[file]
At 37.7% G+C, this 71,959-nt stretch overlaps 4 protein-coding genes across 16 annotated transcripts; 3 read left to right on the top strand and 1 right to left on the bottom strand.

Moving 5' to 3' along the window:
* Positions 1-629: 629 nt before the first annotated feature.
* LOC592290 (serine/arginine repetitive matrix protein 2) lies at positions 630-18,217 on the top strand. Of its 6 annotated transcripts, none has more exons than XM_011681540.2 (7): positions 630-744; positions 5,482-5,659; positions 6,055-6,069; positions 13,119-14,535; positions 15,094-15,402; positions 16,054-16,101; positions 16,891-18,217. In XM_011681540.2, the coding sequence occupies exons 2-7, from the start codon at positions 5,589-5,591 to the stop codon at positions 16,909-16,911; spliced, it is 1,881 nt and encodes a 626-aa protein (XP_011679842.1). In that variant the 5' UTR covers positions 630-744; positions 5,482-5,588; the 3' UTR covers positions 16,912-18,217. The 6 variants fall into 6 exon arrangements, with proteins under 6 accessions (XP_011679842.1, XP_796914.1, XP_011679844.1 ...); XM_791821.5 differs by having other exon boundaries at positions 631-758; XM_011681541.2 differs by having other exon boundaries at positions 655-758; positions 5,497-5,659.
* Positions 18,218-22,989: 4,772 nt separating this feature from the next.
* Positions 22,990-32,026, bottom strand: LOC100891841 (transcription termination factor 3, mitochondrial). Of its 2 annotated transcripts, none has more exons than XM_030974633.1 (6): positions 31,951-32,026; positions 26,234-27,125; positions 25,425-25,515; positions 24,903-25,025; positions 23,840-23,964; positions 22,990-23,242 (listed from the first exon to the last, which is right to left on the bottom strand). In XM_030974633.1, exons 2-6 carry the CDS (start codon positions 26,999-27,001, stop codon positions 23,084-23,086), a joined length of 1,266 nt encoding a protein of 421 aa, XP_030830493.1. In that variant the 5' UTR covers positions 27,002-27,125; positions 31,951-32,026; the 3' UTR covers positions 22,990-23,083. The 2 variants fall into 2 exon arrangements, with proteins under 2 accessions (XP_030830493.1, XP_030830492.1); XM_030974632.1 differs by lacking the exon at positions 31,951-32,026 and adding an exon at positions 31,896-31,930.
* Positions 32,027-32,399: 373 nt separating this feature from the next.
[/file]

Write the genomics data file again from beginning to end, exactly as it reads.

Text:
At 37.7% G+C, this 71,959-nt stretch overlaps 4 protein-coding genes across 16 annotated transcripts; 3 read left to right on the top strand and 1 right to left on the bottom strand.

Moving 5' to 3' along the window:
* Positions 1-629: 629 nt before the first annotated feature.
* LOC592290 (serine/arginine repetitive matrix protein 2) lies at positions 630-18,217 on the top strand. Of its 6 annotated transcripts, none has more exons than XM_011681540.2 (7): positions 630-744; positions 5,482-5,659; positions 6,055-6,069; positions 13,119-14,535; positions 15,094-15,402; positions 16,054-16,101; positions 16,891-18,217. In XM_011681540.2, the coding sequence occupies exons 2-7, from the start codon at positions 5,589-5,591 to the stop codon at positions 16,909-16,911; spliced, it is 1,881 nt and encodes a 626-aa protein (XP_011679842.1). In that variant the 5' UTR covers positions 630-744; positions 5,482-5,588; the 3' UTR covers positions 16,912-18,217. The 6 variants fall into 6 exon arrangements, with proteins under 6 accessions (XP_011679842.1, XP_796914.1, XP_011679844.1 ...); XM_791821.5 differs by having other exon boundaries at positions 631-758; XM_011681541.2 differs by having other exon boundaries at positions 655-758; positions 5,497-5,659.
* Positions 18,218-22,989: 4,772 nt separating this feature from the next.
* Positions 22,990-32,026, bottom strand: LOC100891841 (transcription termination factor 3, mitochondrial). Of its 2 annotated transcripts, none has more exons than XM_030974633.1 (6): positions 31,951-32,026; positions 26,234-27,125; positions 25,425-25,515; positions 24,903-25,025; positions 23,840-23,964; positions 22,990-23,242 (listed from the first exon to the last, which is right to left on the bottom strand). In XM_030974633.1, exons 2-6 carry the CDS (start codon positions 26,999-27,001, stop codon positions 23,084-23,086), a joined length of 1,266 nt encoding a protein of 421 aa, XP_030830493.1. In that variant the 5' UTR covers positions 27,002-27,125; positions 31,951-32,026; the 3' UTR covers positions 22,990-23,083. The 2 variants fall into 2 exon arrangements, with proteins under 2 accessions (XP_030830493.1, XP_030830492.1); XM_030974632.1 differs by lacking the exon at positions 31,951-32,026 and adding an exon at positions 31,896-31,930.
* Positions 32,027-32,399: 373 nt separating this feature from the next.